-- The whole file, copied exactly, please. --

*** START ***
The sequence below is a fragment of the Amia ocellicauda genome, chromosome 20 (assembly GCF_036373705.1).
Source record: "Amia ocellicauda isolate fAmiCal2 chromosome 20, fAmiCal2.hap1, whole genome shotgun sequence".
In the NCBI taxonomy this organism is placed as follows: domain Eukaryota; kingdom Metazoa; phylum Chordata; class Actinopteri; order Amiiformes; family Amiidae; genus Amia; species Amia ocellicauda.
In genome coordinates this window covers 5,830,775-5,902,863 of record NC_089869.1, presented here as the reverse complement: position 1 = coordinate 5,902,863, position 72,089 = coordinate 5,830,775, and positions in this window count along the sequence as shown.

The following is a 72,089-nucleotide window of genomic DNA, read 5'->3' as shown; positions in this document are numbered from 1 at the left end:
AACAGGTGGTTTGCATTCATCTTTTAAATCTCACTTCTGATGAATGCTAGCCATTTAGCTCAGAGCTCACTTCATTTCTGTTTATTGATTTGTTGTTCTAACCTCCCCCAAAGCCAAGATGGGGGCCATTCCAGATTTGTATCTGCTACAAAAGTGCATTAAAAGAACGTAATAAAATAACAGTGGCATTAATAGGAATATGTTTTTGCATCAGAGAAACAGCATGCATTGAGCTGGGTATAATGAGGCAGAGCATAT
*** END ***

The sequence below is a fragment of the Amia ocellicauda genome, chromosome 20 (assembly GCF_036373705.1).
Source record: "Amia ocellicauda isolate fAmiCal2 chromosome 20, fAmiCal2.hap1, whole genome shotgun sequence".
In the NCBI taxonomy this organism is placed as follows: domain Eukaryota; kingdom Metazoa; phylum Chordata; class Actinopteri; order Amiiformes; family Amiidae; genus Amia; species Amia ocellicauda.
In genome coordinates this window covers 5,830,775-5,902,863 of record NC_089869.1, presented here as the reverse complement: position 1 = coordinate 5,902,863, position 72,089 = coordinate 5,830,775, and positions in this window count along the sequence as shown.

The following is a 72,089-nucleotide window of genomic DNA, read 5'->3' as shown; positions in this document are numbered from 1 at the left end:
AACAGGTGGTTTGCATTCATCTTTTAAATCTCACTTCTGATGAATGCTAGCCATTTAGCTCAGAGCTCACTTCATTTCTGTTTATTGATTTGTTGTTCTAACCTCCCCCAAAGCCAAGATGGGGGCCATTCCAGATTTGTATCTGCTACAAAAGTGCATTAAAAGAACGTAATAAAATAACAGTGGCATTAATAGGAATATGTTTTTGCATCAGAGAAACAGCATGCATTGAGCTGGGTATAATGAGGCAGAGCATAT